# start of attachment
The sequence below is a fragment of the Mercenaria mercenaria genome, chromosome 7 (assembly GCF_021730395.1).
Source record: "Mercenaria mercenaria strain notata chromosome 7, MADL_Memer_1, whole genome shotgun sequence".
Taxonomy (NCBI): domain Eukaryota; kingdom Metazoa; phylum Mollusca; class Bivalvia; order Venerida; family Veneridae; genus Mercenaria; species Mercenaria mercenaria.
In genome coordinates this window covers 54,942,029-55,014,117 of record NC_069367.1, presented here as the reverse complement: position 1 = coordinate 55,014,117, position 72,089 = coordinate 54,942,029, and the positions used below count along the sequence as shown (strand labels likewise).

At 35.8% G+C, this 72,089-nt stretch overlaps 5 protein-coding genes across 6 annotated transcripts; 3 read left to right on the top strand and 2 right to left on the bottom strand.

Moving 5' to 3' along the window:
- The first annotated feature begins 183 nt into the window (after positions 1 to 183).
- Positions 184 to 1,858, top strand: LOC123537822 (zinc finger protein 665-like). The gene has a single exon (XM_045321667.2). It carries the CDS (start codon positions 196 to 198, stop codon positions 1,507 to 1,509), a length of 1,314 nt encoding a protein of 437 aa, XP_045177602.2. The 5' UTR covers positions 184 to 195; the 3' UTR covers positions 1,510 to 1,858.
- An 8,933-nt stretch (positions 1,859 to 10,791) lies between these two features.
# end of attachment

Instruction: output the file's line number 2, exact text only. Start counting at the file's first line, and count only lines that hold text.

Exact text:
Source record: "Mercenaria mercenaria strain notata chromosome 7, MADL_Memer_1, whole genome shotgun sequence".